The bad guys did this too. See Nimbus Libere, a Nazi cartoon produced for Vichy France, in which French civilians are killed by an Allied bombing raid. What makes the cartoon really weird is that the bomber pilots are Western cartoon heroes—Popeye, Mickey Mouse, etc.
Modern-day homages and parodies:
Itchy & Scratchy did a wartime cartoon where they team up (briefly) to kill Hitler. After chopping Hitler's head off, Itchy does the same to Scratchy. On top of that, FDR runs in and kicks both Hitler and Scratchy in the butt while Itchy holds a sign, "Save Scrap Iron".
An "X-Presidents" cartoon on Saturday Night Live parodied these, as the titular former president superheroes tried to get Spongebob Squarepants to make a cartoon supporting the war in Iraq. Spongebob wasn't interested, and things turned ugly.
South Park paid homage to wartime cartoons in "Osama bin Laden Has Farty Pants", where Cartman bamboozles Osama bin Laden a la Bugs Bunny while the other boys escape from the terrorist leader's lair.
Another episode features Cartman asking Santa Claus to bring Christmas to Iraq and they end up shooting him down and kidnapping him, so it's up to the boys and Jesus to rescue him. The ending features Jesus and Santa blowing away many terrorists with machine guns, but Jesus ends up sacrificing himself so they can escape and to save time Santa turns the terrorists' weapons into toys and candy so they can't shoot them down.
Part 1 of "Imaginationland" features terrorists invading Imaginationland and killing many fictional characters. They use a rocket character to release the evil characters, getting killed themselves in the process.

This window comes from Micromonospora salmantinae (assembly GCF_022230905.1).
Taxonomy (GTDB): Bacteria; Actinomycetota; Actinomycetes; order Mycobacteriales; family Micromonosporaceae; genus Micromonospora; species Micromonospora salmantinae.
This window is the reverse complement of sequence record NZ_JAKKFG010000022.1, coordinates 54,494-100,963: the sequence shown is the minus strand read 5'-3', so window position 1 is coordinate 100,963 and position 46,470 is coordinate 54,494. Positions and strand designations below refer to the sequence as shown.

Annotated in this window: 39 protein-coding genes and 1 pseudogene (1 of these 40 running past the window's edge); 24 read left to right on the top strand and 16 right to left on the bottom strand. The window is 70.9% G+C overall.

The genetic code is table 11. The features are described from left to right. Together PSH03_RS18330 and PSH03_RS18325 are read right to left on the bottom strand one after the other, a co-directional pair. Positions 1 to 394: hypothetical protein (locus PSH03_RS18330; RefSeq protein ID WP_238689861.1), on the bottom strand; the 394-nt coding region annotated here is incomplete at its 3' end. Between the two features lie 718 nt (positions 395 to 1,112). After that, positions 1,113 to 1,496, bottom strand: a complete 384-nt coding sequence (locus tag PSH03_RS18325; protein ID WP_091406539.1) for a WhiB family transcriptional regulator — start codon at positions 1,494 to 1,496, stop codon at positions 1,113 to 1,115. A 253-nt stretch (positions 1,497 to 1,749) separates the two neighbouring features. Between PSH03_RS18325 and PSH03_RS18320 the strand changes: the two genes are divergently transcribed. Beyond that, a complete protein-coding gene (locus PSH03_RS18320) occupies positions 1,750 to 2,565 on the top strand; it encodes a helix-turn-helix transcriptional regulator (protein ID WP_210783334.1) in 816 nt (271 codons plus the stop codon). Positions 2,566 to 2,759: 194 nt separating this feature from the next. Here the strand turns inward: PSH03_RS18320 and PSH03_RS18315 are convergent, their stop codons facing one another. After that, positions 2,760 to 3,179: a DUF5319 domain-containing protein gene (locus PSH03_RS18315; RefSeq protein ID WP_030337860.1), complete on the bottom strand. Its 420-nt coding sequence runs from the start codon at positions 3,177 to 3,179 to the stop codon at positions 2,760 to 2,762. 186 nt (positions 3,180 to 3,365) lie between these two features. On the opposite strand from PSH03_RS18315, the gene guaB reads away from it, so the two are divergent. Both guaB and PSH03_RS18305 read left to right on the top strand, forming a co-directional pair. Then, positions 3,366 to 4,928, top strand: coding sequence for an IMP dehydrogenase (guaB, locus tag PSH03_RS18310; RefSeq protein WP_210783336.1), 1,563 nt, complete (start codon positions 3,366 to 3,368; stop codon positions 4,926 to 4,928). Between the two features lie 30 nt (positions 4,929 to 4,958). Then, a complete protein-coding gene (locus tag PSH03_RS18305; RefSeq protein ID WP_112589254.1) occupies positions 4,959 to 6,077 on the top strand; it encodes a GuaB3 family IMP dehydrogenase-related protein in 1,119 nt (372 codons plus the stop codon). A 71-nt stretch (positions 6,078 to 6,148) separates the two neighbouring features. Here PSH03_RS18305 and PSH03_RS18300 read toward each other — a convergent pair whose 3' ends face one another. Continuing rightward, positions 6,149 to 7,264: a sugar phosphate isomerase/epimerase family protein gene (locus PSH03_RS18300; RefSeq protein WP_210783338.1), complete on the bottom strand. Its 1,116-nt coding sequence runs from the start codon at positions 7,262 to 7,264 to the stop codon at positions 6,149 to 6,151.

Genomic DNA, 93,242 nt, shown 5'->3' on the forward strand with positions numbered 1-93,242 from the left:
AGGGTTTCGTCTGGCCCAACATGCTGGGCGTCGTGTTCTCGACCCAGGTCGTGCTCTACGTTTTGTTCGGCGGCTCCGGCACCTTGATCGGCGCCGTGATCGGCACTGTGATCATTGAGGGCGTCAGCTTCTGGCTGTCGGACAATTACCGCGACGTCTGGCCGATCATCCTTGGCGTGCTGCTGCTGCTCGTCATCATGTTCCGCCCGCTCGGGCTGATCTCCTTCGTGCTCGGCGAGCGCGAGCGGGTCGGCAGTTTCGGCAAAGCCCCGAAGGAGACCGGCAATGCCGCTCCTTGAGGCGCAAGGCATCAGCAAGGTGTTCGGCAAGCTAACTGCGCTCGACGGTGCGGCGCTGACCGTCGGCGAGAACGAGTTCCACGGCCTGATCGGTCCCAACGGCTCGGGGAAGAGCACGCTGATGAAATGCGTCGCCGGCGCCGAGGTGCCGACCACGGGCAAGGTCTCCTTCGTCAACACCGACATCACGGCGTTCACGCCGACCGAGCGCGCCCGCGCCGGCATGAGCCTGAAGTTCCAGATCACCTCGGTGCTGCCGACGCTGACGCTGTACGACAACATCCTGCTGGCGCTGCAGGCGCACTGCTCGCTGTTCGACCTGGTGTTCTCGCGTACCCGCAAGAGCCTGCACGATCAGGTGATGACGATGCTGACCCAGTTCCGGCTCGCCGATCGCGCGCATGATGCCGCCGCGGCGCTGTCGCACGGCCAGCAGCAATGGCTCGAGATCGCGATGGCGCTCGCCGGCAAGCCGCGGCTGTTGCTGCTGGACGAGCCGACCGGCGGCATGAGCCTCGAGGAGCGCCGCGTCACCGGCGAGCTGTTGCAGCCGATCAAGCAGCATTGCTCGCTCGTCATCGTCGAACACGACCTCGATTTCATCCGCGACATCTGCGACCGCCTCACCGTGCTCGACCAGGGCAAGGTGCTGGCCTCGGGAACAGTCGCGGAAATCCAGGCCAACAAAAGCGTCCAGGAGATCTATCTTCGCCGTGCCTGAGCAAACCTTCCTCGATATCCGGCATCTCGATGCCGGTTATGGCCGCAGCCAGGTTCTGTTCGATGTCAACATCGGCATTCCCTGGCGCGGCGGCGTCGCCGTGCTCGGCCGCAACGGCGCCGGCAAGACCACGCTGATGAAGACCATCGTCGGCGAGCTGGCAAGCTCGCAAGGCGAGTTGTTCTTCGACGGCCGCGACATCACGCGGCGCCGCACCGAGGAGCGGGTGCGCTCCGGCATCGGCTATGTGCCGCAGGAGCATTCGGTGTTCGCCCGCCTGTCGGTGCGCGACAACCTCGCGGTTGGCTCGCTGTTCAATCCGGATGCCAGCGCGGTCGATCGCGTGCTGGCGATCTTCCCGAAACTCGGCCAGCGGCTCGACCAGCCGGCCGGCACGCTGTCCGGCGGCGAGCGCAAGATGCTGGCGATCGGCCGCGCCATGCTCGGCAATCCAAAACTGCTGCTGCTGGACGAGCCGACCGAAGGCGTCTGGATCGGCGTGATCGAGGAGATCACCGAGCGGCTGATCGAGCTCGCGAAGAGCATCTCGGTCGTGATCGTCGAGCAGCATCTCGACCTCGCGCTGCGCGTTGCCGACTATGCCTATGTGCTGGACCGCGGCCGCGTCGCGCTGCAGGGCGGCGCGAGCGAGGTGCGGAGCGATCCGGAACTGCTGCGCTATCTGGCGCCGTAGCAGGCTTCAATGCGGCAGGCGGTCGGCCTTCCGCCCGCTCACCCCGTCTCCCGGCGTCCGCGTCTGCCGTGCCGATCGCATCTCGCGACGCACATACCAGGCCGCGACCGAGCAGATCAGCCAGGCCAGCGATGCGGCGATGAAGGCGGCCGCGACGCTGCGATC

"I'm a Little Bit Country", which looks at protest over the war in Iraq. Turns out the answer is to go to war and then protest against it.
Family Guy has Osama Bin Laden making a fool of himself while trying to record a death threat. Stewie eventually shows up and kicks his ass, before blowing up his cave and escaping back to Quahog. The whole thing doubles as a send-up of the openings to the The Naked Gun movies.
Another memorable bit has a suicide bomber asking his handlers what he's going to do afterwards, and their (failed) attempts to explain the concept to him.
The pre-9/11 episode "Road to Rhode Island" has Stewie distracting the guards at an airport security check by singing and dancing so that his bag (full of weapons) goes through the x-ray undetected. Upon picking it up, he says "Let's hope Osama Bin Laden doesn't know showtunes!" As he walks away, Osama shows up using the same technique. The Osama scene is cut from the later airings and the Volume 1 DVD, but is intact on the "Freakin' Sweet Collection" DVD.
Animaniacs did a short with the Warner Siblings that would have fit right in with the actual shorts above, which focused on recycling for the war effort. With all the zany gags that implies.
There was also a short with Rita and Runt that takes place during the Nazi invasion of Poland, where Rita and Runt keep the Nazi's dog, Schnappsi (who happens to be Newt from the Minerva Mink shorts), and the Nazis themselves, from finding a Polish girl and her father and taking them to a concentration camp.
A Goodfeathers episode, "Dough Dough Boys," has Bobby, Pesto, and Squit as messenger pigeons during WWI.
Freedom Force 2, being a big tribute to comics of the era, naturally has this in spades.
City of Heroes likewise has quite a few tributes. Much of the backstory involves the major heroes and villains fighting in WWII, and the trailer includes a hero throwing a Nazi tank. The game even has a Nazi villain group, the 5th Column, which players can fight against.
Epic Mickey, while not being an homage per se, draws quite a bit of its imagery from this kind of cartoons. And by "a bit", we mean an entire race of NPCs.
A chilling moment from the movie The Rocketeer had Howard Hughes show Cliff Secord a Nazi propaganda cartoon showing squadrons of jetpack-wearing Nazis as the vanguard of an invasion force against America. Especially chilling considering that the movie was a Disney Studios production!